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Florida School Bus Ad Bill Narrowly Gets Panel’s Nod

By Bill Kaczor, Associated Press
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Will Florida school buses eventually go the way of city buses and carry advertising on the side? Legislation that will permit it narrowly survived its first committee hearing Monday.  (Photo by Joe Raedle/Getty Images)

Will Florida school buses eventually go the way of city buses and carry advertising on the side? Legislation that will permit it narrowly survived its first committee hearing Monday. (Photo by Joe Raedle/Getty Images)

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TALLAHASSEE, Fla. (AP) — Legislation that would permit advertising on the outside of Florida school buses narrowly survived its first committee hearing Monday. Critics said they’re worried about unintended consequences.

The bill (SB 344) cleared the Senate Prekindergarten-12 Committee on Monday by a 4-2 vote. It would have died without support from one of those critics, Sen. Larcenia Bullard. The Miami Democrat said she voted for the measure only to give the sponsor, Sen. Bill Montford, D-Tallahassee, a chance to make it more palatable.

“This, quite frankly, is a desperate move,” Montford acknowledged. “But it’s one that’s necessary.”

Montford, also CEO of the Florida Association of District School Superintendents, said the state requires cash-strapped school districts to transport students, but it provides just under half of the money needed to pay for that service.

The bill has been referred to two more committees in the Senate, where Montford will have a chance to offer changes. A similar bill (HB 19) has been filed in the House but has not yet had a committee hearing.

Sen. Lizbeth Benacquisto was among those concerned about unintended consequences but also said such advertising would exacerbate inequities among children.

The Wellington Republican said she didn’t want children to start and end their school day by “seeing on the side of a bus a product they can’t afford or something that children can use to tease each other” about what one has and another doesn’t have.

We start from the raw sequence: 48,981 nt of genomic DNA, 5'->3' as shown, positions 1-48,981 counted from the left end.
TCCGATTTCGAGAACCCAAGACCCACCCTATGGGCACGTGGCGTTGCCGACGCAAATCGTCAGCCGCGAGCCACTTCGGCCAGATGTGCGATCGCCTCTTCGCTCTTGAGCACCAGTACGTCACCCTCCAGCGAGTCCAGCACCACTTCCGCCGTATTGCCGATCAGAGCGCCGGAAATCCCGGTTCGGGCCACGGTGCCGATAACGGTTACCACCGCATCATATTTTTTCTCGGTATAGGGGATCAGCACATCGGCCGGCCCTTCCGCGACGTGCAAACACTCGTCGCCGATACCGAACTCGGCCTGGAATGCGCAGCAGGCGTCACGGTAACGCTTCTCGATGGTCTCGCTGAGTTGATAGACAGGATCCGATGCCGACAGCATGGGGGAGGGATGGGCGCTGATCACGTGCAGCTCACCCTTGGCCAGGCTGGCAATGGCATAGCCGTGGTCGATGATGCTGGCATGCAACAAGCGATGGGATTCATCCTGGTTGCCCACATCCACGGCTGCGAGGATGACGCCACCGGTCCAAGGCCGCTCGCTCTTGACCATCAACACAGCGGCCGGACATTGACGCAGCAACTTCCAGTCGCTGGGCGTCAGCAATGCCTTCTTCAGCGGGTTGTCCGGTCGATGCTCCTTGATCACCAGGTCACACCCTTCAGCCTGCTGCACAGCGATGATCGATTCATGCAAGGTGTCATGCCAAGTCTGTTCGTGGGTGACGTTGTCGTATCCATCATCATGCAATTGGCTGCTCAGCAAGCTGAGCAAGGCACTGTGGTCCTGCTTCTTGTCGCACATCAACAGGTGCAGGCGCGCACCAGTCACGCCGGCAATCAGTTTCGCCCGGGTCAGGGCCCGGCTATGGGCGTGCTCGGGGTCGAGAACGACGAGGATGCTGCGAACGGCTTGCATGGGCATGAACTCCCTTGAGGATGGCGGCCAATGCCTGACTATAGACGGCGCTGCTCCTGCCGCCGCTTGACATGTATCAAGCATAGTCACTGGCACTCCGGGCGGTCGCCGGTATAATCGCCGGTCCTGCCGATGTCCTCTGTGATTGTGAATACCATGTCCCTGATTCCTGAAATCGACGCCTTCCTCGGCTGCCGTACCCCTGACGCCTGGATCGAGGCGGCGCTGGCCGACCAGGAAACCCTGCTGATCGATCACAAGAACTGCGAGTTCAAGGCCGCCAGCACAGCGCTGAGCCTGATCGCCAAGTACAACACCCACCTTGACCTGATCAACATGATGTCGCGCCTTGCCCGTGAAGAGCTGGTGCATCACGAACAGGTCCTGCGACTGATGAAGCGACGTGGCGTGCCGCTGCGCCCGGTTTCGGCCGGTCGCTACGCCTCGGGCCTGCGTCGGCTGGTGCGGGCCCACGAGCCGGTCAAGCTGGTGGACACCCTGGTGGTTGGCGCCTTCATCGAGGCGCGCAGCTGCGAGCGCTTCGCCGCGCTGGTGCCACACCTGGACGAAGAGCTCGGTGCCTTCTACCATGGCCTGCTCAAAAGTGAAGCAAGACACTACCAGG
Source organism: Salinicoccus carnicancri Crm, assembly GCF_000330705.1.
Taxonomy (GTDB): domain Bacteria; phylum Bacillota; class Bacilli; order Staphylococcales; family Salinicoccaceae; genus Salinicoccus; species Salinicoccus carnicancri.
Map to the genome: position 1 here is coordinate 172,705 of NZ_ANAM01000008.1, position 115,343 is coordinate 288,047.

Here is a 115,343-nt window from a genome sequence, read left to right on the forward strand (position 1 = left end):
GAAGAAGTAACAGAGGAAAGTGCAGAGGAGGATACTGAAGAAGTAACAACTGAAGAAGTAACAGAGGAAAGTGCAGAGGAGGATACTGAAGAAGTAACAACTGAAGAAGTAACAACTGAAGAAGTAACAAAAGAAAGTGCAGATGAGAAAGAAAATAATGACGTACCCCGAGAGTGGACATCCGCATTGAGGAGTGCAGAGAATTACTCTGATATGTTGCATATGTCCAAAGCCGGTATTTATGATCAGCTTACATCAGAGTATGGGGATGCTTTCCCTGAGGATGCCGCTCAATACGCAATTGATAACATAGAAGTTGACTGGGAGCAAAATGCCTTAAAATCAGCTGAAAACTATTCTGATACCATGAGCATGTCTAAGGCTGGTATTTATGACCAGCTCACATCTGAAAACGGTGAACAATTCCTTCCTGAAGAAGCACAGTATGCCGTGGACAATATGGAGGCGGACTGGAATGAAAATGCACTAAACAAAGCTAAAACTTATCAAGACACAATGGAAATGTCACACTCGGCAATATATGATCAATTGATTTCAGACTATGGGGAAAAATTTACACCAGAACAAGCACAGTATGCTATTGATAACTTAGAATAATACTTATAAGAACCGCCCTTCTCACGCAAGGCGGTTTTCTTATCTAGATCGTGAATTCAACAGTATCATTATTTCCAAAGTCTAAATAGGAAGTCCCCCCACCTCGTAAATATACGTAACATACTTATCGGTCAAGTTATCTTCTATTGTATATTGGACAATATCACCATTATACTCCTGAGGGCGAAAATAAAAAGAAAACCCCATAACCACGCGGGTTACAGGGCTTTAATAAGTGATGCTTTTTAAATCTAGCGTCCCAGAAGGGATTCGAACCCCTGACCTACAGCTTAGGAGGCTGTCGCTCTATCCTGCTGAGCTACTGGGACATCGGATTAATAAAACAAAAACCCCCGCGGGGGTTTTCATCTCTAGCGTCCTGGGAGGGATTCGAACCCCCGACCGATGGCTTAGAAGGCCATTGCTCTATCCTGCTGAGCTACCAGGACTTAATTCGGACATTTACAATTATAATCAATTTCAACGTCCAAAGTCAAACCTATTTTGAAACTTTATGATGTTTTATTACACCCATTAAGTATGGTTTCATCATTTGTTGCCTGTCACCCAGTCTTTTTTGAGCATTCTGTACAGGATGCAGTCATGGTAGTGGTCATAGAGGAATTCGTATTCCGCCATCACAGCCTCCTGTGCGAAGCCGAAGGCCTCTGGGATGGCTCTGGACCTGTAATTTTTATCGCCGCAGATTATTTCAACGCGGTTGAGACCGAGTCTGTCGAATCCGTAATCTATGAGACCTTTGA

In voting for the bill, though, Sen. Thad Altman, R-Viera, said he thought plain yellow school buses are boring.

“I’d kind of like to see them jazzed up a little bit,” Altman said. “If it’s done right, it could be fun.”

Montford said the ads would have to be low-key.

“School buses will continue to look like school buses,” he said.

Altman suggested the buses also could be used to advertise school events such as plays and football games as well as commercial products.

Bullard was worried about alcoholic beverages. The bill prohibits ads for such beverages as well as tobacco and other products inappropriate for children, but a Senate staff analysis noted such restrictions might be challenged in court.

Montford said schools have allowed advertising at athletic stadiums for years without any such problems. Also banned would be political ads as well as messages that are discriminatory in nature or content or imply an endorsement by the school district.

Besides the superintendents group, the legislation has the support of the Florida School Boards Association.

Martha Harbin, executive director of the Florida Beverage Association, which represents soft drink and other nonalcoholic beverage bottlers, told the panel her members won’t be putting ads on school buses because they have a policy against advertising aimed at children under 13.

The bill would allocate half of any proceeds to transportation and allow another 25 percent to be spent at the discretion of school officials. The remaining 25 percent would be placed in endowment funds to match private contributions to the schools.

Copyright 2012 The Associated Press.

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